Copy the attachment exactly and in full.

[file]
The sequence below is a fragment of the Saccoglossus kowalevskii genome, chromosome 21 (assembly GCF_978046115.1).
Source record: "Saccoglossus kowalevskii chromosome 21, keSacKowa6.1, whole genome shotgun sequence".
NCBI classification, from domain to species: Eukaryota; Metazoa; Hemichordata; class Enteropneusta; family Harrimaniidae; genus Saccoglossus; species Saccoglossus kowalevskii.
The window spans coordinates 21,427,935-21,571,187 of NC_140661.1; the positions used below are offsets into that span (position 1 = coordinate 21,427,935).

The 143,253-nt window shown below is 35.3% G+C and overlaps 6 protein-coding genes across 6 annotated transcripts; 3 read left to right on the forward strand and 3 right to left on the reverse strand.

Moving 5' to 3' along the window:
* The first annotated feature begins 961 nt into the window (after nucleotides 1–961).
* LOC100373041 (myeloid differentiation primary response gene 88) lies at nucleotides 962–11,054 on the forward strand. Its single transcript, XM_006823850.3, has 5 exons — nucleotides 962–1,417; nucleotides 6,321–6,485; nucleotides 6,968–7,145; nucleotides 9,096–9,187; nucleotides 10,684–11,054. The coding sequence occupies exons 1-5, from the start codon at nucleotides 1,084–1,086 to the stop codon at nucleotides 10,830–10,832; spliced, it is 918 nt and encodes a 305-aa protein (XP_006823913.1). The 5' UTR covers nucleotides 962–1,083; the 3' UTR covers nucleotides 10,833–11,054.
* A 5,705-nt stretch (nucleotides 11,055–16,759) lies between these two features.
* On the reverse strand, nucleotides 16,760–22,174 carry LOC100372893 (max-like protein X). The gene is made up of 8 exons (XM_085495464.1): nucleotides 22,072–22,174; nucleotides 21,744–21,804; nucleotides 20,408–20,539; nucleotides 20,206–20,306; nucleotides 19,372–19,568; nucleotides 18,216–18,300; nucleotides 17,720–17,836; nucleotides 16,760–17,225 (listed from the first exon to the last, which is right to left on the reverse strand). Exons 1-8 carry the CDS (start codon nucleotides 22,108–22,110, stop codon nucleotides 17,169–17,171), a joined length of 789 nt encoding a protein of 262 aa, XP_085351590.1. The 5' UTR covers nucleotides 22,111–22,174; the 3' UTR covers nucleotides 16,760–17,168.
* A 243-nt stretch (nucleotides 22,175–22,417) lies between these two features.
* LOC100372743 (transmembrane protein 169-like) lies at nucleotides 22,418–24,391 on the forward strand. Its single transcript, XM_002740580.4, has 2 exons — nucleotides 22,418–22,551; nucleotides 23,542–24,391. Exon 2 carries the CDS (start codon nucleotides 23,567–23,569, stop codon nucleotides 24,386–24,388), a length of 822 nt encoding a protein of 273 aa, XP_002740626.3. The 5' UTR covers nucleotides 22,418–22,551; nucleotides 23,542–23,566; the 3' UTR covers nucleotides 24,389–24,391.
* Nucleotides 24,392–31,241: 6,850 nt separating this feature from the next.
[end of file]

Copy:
The sequence below is a fragment of the Saccoglossus kowalevskii genome, chromosome 21 (assembly GCF_978046115.1).
Source record: "Saccoglossus kowalevskii chromosome 21, keSacKowa6.1, whole genome shotgun sequence".
NCBI classification, from domain to species: Eukaryota; Metazoa; Hemichordata; class Enteropneusta; family Harrimaniidae; genus Saccoglossus; species Saccoglossus kowalevskii.
The window spans coordinates 21,427,935-21,571,187 of NC_140661.1; the positions used below are offsets into that span (position 1 = coordinate 21,427,935).

The 143,253-nt window shown below is 35.3% G+C and overlaps 6 protein-coding genes across 6 annotated transcripts; 3 read left to right on the forward strand and 3 right to left on the reverse strand.

Moving 5' to 3' along the window:
* The first annotated feature begins 961 nt into the window (after nucleotides 1–961).
* LOC100373041 (myeloid differentiation primary response gene 88) lies at nucleotides 962–11,054 on the forward strand. Its single transcript, XM_006823850.3, has 5 exons — nucleotides 962–1,417; nucleotides 6,321–6,485; nucleotides 6,968–7,145; nucleotides 9,096–9,187; nucleotides 10,684–11,054. The coding sequence occupies exons 1-5, from the start codon at nucleotides 1,084–1,086 to the stop codon at nucleotides 10,830–10,832; spliced, it is 918 nt and encodes a 305-aa protein (XP_006823913.1). The 5' UTR covers nucleotides 962–1,083; the 3' UTR covers nucleotides 10,833–11,054.
* A 5,705-nt stretch (nucleotides 11,055–16,759) lies between these two features.
* On the reverse strand, nucleotides 16,760–22,174 carry LOC100372893 (max-like protein X). The gene is made up of 8 exons (XM_085495464.1): nucleotides 22,072–22,174; nucleotides 21,744–21,804; nucleotides 20,408–20,539; nucleotides 20,206–20,306; nucleotides 19,372–19,568; nucleotides 18,216–18,300; nucleotides 17,720–17,836; nucleotides 16,760–17,225 (listed from the first exon to the last, which is right to left on the reverse strand). Exons 1-8 carry the CDS (start codon nucleotides 22,108–22,110, stop codon nucleotides 17,169–17,171), a joined length of 789 nt encoding a protein of 262 aa, XP_085351590.1. The 5' UTR covers nucleotides 22,111–22,174; the 3' UTR covers nucleotides 16,760–17,168.
* A 243-nt stretch (nucleotides 22,175–22,417) lies between these two features.
* LOC100372743 (transmembrane protein 169-like) lies at nucleotides 22,418–24,391 on the forward strand. Its single transcript, XM_002740580.4, has 2 exons — nucleotides 22,418–22,551; nucleotides 23,542–24,391. Exon 2 carries the CDS (start codon nucleotides 23,567–23,569, stop codon nucleotides 24,386–24,388), a length of 822 nt encoding a protein of 273 aa, XP_002740626.3. The 5' UTR covers nucleotides 22,418–22,551; nucleotides 23,542–23,566; the 3' UTR covers nucleotides 24,389–24,391.
* Nucleotides 24,392–31,241: 6,850 nt separating this feature from the next.